A week of invective:
The Catholic bishops, women’s health,
and American politics
By Lamar W. Hankins | The Rag Blog | February 14, 2012
“If a survey found that 98 percent of people had lied, cheated on their taxes, or had sex outside of marriage, would the government claim it can force everyone to do so?” — U.S. Conference of Catholic Bishops
An issue that could benefit from some cool reflection has instead gone toxic virtually overnight. It is the proposed rule about which employers must cover contraceptive health services under the Affordable Care Act (ACA).
A trifecta of circumstances has melded into a cesspool of invective toward President Obama: a long-running Republican race for a presidential nomination, the false claims by evangelicals that the government is at war against religion, and the hatred of Obama by a large group of people from right-wing loonies and racists to ordinary Republican politicians.
I haven’t seen so much hate directed at a politician since the anti-communism of Sen. Joe McCarthy.
Out of the past week of invective, I’ve tried to cull a few points that I hope people of all persuasions are willing to consider, though I’m not holding my breath. Health insurance is an employee benefit, which is one thing that opponents have against the Affordable Care Act (ACA). These opponents don’t want all Americans to have access to affordable health insurance.
Unfortunately, they got their way in 2009 when the ACA was passed. Not everyone will have affordable coverage, but for those who are employees, the Act seeks to assure that they all get the same benefit opportunities. Such equality offends many people.
What has been much-debated this past week is the requirement that all employers — except for religious institutions like churches and synagogues, whose primary business is promoting their religious beliefs — should afford all of their employees the same level of health insurance coverage, including access to birth control. For all other employers, including hospitals, universities, and other institutions engaged in mostly non-religious activities, the rules about health insurance apply.
This rule has infuriated the U.S. Conference of Catholic Bishops, which opposes the use of contraception based on Catholic religious doctrine. Conservatives and evangelicals have piled on for their own political reasons. The bishops want to expand the exemption from the rules so that the exemptions include religiously-affiliated hospitals, universities, and other institutions engaged in mostly non-religious activities offered without regard to a person’s religion or lack thereof.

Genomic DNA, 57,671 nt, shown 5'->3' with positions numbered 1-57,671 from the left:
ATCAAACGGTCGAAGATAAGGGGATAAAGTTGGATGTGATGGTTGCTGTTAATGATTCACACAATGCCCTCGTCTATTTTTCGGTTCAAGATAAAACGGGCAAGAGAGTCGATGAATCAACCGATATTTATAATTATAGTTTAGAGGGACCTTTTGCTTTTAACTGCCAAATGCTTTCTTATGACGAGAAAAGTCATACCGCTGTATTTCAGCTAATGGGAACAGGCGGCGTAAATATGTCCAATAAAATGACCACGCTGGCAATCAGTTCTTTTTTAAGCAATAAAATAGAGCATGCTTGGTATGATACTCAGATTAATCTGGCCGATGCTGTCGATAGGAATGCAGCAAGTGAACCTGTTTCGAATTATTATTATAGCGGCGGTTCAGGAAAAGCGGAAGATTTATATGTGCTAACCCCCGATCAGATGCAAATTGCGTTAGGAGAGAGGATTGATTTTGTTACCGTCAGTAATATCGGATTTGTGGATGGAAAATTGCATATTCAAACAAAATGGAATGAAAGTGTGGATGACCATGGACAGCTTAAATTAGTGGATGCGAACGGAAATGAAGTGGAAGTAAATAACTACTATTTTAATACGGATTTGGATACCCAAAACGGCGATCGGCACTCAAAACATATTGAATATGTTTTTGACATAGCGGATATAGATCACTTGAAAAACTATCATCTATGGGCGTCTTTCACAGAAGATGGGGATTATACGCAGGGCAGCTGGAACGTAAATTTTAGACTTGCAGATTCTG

If the bishops get their way, millions of women who work at such institutions could have inferior health insurance — insurance that will not cover birth control, which has been recognized by the Institute of Medicine as preventative healthcare.
Should a Baptist female English teacher who works for a university owned by Christian Scientists be offered health insurance that covers only services provided by Christian Science Practitioners, who eschew modern medicine in favor of prayer? Should a Jewish female nurse’s aide who works for a Jehovah’s Witnesses hospital be denied health insurance that covers blood transfusions because that denomination opposes them?
If the law is attempting to bring equality and fairness to the health insurance market, women who perform jobs which do not involve teaching religious doctrine or promoting it should not be disadvantaged by those religious doctrines unless they choose to be.
The bishops, reacting to the fact that at least 98% of Catholic women have used contraception sometime during their lifetimes, responded with an illogical statement: “If a survey found that 98 percent of people had lied, cheated on their taxes, or had sex outside of marriage, would the government claim it can force everyone to do so?”
The point is not that the government is forcing employees to violate the law or their personal moral beliefs. Catholic hospitals, universities, and charities are not people. They are institutions doing the same kind of work done by secular institutions. The law merely attempts to assure that all of their women employees are offered the same health insurance coverage offered to women working in similar jobs elsewhere.
And church funds needn’t be used to pay for the health insurance of employees. The earnings of the institutions can pay those costs. The earnings come from the people who use the services, as well as the government.
All of us, including Catholic bishops, pay taxes that are spent for a host of things we disapprove of. As much as I might dislike paying for war, for instance, if taxpayers could choose what their taxes can be used for based on conscience, the entire structure of government would fail.